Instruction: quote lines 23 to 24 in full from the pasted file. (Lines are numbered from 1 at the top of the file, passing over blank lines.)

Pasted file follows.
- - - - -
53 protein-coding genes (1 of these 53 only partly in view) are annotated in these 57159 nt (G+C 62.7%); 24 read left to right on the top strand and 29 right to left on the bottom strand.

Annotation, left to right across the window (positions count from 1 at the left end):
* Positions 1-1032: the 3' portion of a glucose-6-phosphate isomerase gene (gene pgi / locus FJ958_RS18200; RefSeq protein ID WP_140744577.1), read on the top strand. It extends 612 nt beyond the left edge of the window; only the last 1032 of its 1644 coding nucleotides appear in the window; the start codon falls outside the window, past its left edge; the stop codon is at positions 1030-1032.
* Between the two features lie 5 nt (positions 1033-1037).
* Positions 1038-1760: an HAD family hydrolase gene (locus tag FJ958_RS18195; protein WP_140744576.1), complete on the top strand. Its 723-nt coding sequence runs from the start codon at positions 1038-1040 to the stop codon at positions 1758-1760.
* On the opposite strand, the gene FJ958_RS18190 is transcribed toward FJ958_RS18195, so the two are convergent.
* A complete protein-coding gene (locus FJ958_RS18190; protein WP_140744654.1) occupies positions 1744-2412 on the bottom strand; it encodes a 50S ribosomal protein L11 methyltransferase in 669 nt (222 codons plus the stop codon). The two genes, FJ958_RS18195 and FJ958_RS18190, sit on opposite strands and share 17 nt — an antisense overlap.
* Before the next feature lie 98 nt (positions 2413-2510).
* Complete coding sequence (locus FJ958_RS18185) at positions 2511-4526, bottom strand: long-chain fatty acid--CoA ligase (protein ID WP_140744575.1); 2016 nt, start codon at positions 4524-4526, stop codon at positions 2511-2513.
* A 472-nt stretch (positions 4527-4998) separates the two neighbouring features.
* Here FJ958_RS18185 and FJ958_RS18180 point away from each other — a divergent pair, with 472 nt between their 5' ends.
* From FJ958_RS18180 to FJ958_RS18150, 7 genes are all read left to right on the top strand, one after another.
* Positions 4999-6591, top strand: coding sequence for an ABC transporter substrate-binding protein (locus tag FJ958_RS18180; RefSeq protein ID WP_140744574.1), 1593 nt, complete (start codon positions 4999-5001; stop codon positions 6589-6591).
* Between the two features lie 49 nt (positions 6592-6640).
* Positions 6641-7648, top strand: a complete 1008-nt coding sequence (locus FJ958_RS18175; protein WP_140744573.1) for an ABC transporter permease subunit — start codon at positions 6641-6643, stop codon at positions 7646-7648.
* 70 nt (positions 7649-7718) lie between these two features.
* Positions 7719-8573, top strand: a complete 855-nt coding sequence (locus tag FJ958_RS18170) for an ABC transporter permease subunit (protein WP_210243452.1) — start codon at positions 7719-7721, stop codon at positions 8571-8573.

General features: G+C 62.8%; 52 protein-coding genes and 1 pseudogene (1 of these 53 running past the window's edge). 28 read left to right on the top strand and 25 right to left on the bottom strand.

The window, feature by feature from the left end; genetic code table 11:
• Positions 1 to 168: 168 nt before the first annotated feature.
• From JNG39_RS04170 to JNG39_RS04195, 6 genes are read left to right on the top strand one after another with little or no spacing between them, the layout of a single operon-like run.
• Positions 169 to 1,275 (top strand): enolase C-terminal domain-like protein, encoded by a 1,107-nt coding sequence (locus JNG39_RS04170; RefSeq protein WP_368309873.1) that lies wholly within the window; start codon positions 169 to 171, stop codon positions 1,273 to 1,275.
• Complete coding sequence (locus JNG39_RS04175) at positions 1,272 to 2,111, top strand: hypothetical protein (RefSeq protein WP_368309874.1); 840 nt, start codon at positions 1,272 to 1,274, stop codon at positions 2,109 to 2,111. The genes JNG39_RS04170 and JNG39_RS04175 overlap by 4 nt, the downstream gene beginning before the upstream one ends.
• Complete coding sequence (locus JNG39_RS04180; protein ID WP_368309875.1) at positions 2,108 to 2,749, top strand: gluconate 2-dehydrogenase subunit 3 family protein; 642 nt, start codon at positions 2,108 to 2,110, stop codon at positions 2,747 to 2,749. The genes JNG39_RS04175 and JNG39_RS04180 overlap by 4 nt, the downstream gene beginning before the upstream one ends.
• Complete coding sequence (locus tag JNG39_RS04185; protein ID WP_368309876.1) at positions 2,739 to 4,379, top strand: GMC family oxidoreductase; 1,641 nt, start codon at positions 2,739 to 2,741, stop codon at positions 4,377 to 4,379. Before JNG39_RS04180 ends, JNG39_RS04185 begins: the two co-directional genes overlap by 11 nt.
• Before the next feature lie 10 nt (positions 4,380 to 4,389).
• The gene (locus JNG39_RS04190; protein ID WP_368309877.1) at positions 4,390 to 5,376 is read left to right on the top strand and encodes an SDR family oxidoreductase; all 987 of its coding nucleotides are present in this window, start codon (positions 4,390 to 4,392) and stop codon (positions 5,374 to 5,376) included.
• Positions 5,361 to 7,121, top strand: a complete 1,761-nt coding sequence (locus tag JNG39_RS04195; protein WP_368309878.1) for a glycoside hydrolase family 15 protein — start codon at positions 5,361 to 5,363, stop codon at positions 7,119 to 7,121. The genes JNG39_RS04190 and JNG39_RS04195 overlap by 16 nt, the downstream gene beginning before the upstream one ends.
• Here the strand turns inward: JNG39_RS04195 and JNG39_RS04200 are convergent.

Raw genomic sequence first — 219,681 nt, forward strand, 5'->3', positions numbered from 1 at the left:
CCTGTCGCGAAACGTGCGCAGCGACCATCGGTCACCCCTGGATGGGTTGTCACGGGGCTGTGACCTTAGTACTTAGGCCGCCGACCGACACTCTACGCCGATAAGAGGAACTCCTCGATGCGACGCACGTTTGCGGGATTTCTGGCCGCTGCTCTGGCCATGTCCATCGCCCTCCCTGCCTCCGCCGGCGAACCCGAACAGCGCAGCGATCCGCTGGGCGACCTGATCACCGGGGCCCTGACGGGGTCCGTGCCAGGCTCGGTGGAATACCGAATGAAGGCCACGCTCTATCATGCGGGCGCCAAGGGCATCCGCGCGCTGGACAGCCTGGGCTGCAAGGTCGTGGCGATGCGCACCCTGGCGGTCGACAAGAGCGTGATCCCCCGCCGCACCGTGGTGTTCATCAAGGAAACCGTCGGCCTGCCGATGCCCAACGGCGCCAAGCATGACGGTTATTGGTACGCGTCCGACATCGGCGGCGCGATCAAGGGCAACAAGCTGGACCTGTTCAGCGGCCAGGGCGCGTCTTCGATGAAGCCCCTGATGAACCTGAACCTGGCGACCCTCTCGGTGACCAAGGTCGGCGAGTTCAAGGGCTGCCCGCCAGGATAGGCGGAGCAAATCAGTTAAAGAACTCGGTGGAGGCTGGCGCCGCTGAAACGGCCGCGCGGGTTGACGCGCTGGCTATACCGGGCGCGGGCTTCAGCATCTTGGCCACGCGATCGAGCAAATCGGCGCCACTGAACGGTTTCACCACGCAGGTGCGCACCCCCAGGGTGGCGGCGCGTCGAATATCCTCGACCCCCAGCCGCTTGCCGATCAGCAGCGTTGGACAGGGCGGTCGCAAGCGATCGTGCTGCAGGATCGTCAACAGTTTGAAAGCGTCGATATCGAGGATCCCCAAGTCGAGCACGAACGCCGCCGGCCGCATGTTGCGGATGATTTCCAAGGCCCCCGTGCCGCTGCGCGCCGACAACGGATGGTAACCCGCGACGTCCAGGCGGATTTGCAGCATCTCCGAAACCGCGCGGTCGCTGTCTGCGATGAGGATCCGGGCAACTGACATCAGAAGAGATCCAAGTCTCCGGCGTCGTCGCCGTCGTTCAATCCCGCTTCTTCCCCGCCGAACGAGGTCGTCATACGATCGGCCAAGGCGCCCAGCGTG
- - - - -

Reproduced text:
• Complete coding sequence (locus JNG39_RS04175) at positions 1,272 to 2,111, top strand: hypothetical protein (RefSeq protein WP_368309874.1); 840 nt, start codon at positions 1,272 to 1,274, stop codon at positions 2,109 to 2,111. The genes JNG39_RS04170 and JNG39_RS04175 overlap by 4 nt, the downstream gene beginning before the upstream one ends.
• Complete coding sequence (locus JNG39_RS04180; protein ID WP_368309875.1) at positions 2,108 to 2,749, top strand: gluconate 2-dehydrogenase subunit 3 family protein; 642 nt, start codon at positions 2,108 to 2,110, stop codon at positions 2,747 to 2,749. The genes JNG39_RS04175 and JNG39_RS04180 overlap by 4 nt, the downstream gene beginning before the upstream one ends.